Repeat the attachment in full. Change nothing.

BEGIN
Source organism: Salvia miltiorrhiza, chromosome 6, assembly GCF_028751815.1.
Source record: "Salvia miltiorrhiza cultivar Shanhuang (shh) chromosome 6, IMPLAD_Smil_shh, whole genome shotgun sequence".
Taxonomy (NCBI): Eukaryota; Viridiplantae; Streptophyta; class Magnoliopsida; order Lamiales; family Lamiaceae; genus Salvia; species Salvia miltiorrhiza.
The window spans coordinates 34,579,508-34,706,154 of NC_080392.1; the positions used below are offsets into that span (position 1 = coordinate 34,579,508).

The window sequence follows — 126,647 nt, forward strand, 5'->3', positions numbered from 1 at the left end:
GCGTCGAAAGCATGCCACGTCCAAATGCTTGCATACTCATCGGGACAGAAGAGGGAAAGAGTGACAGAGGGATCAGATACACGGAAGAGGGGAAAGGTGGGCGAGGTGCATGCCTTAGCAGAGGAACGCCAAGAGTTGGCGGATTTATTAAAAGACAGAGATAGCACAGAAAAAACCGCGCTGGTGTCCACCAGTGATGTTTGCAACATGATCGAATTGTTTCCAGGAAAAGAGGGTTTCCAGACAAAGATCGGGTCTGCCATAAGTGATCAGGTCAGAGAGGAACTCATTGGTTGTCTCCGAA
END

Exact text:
Source organism: Salvia miltiorrhiza, chromosome 6, assembly GCF_028751815.1.
Source record: "Salvia miltiorrhiza cultivar Shanhuang (shh) chromosome 6, IMPLAD_Smil_shh, whole genome shotgun sequence".
Taxonomy (NCBI): Eukaryota; Viridiplantae; Streptophyta; class Magnoliopsida; order Lamiales; family Lamiaceae; genus Salvia; species Salvia miltiorrhiza.
The window spans coordinates 34,579,508-34,706,154 of NC_080392.1; the positions used below are offsets into that span (position 1 = coordinate 34,579,508).

The window sequence follows — 126,647 nt, forward strand, 5'->3', positions numbered from 1 at the left end:
GCGTCGAAAGCATGCCACGTCCAAATGCTTGCATACTCATCGGGACAGAAGAGGGAAAGAGTGACAGAGGGATCAGATACACGGAAGAGGGGAAAGGTGGGCGAGGTGCATGCCTTAGCAGAGGAACGCCAAGAGTTGGCGGATTTATTAAAAGACAGAGATAGCACAGAAAAAACCGCGCTGGTGTCCACCAGTGATGTTTGCAACATGATCGAATTGTTTCCAGGAAAAGAGGGTTTCCAGACAAAGATCGGGTCTGCCATAAGTGATCAGGTCAGAGAGGAACTCATTGGTTGTCTCCGAA